SurfControl touts MessageLabs alternative in Oz

SurfControl today opened its first datacentre in Australia -- its 10th in the world -- to reach a market the company's executives see as ripe for on-demand Web and e-mail security.

SurfControl today opened its first datacentre in Australia -- its 10th in the world -- to reach a market the company's executives see as ripe for on-demand Web and e-mail security.

Visiting Sydney for the launch was founder of Black Spider Technologies, John Cheney, who is now the executive vice president of SurfControl.

Last year, Surf Control acquired BlackSpider for US$36 million, giving it the technologies to become a player in the growing hosted Web and e-mail security market.

Cheney said that poor bandwidth is behind the quicker than usual uptake of on-demand security in Australia. Of the one billion e-mails SurfControl processes around the world each day, 800 million are spam.

"Given that you've got such limited bandwidth, why would you fill it up with spam? Having to process that locally is an overhead. We guarantee we won't send a virus or spam and the service is available 99.9 percent of the time," he said.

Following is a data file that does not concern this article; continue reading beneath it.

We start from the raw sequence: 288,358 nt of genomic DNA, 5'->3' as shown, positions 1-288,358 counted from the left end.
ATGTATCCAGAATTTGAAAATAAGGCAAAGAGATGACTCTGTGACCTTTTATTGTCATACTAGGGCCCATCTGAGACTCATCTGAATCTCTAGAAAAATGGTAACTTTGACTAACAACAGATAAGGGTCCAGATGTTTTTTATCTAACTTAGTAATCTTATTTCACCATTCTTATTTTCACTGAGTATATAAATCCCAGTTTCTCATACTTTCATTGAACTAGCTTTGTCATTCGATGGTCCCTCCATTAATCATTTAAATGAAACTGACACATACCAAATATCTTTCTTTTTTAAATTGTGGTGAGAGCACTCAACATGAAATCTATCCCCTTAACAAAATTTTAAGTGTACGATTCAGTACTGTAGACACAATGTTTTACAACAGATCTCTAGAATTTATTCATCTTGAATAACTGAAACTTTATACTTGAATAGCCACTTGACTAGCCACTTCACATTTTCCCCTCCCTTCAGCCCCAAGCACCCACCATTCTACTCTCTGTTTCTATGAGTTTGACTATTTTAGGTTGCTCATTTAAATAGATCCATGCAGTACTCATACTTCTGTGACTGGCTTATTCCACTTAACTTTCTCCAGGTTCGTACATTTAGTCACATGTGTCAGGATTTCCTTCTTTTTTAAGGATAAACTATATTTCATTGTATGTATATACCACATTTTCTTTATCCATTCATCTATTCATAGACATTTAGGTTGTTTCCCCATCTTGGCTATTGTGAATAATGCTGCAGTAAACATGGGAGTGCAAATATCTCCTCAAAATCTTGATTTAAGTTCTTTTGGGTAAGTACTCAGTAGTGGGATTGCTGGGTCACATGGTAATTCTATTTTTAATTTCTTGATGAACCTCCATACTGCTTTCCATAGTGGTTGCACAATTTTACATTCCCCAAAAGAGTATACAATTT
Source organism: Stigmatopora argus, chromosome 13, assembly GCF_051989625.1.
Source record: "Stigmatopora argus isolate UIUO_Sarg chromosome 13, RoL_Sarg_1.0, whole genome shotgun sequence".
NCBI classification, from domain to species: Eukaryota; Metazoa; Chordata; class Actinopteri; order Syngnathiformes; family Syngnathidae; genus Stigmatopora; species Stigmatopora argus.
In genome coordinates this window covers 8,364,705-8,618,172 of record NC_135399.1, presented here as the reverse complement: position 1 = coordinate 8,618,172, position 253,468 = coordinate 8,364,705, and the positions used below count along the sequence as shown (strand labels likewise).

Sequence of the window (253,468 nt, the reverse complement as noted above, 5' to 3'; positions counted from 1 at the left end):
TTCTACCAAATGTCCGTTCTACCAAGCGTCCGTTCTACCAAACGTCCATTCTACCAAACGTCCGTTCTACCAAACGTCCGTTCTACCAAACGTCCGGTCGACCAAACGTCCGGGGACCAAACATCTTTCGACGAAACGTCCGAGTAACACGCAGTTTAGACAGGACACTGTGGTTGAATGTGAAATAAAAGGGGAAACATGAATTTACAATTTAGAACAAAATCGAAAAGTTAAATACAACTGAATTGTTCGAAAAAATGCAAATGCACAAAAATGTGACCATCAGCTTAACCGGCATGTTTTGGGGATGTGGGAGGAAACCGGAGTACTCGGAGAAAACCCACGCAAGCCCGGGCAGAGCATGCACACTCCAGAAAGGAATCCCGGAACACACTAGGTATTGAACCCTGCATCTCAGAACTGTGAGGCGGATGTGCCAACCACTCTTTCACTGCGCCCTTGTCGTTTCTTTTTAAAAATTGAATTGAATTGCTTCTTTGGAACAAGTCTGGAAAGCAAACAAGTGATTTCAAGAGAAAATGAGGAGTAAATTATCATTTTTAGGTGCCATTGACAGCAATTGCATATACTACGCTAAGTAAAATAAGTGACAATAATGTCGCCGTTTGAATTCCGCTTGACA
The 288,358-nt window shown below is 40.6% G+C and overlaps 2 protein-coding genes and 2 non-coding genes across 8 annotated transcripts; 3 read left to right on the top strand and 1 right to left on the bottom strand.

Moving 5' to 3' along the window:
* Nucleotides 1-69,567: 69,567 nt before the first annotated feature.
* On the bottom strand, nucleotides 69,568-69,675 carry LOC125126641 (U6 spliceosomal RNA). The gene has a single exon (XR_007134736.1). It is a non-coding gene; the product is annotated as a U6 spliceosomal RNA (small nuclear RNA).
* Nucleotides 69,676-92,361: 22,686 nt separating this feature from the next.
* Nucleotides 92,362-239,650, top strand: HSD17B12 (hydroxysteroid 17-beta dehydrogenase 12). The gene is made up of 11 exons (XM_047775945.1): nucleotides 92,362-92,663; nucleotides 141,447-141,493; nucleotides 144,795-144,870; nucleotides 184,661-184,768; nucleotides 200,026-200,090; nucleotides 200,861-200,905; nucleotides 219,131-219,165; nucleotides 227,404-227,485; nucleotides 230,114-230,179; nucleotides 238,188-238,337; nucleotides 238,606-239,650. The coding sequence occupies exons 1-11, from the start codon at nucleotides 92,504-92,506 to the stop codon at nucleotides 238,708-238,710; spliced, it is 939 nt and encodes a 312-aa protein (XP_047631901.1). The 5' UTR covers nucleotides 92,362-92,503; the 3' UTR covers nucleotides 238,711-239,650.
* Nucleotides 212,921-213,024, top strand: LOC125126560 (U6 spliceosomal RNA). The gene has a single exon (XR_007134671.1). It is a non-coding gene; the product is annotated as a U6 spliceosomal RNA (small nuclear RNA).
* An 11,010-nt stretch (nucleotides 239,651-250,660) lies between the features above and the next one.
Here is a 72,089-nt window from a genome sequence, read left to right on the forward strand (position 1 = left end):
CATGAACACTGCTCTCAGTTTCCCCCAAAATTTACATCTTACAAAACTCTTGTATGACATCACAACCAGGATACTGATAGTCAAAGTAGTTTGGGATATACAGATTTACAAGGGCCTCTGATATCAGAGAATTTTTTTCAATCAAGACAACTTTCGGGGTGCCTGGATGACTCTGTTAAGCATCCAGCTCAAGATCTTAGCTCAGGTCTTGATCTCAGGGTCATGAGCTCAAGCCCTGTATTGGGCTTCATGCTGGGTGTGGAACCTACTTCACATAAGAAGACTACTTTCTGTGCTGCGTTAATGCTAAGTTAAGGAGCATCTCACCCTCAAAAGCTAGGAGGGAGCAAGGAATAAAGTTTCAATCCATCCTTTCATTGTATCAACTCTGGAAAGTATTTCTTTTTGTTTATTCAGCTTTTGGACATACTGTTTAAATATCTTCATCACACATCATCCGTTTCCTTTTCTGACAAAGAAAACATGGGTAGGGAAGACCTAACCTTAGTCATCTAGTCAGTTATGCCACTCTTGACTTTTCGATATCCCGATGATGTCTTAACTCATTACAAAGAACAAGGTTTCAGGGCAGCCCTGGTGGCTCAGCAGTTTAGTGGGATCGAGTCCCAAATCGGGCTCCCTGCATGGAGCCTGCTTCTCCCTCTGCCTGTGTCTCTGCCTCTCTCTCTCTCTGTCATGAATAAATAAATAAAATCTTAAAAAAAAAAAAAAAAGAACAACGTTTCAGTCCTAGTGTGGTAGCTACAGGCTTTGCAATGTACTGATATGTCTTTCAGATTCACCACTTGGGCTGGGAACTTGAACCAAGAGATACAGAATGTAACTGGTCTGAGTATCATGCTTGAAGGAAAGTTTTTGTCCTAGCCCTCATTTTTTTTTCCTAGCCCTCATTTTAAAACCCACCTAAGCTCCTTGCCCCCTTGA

Cheney said the company had signed up 300 customers to its on-demand service since it commenced offering the service three months ago. Growth for its business in Australia and the Asia Pacific region is second only to Europe.

"Another reason we have had success [in Australia] is the want in the market for an alternative to MessageLabs," he told ZDNet Australia.

Cheney said that BlackSpider Technologies was offering e-mail security before Postini and MessageLabs existed.

"Our technology platform is second generation. It was the BlackSpider Team that pioneered e-mail security as a service in 1998 and the technology platform we have today is based on nine years experience".

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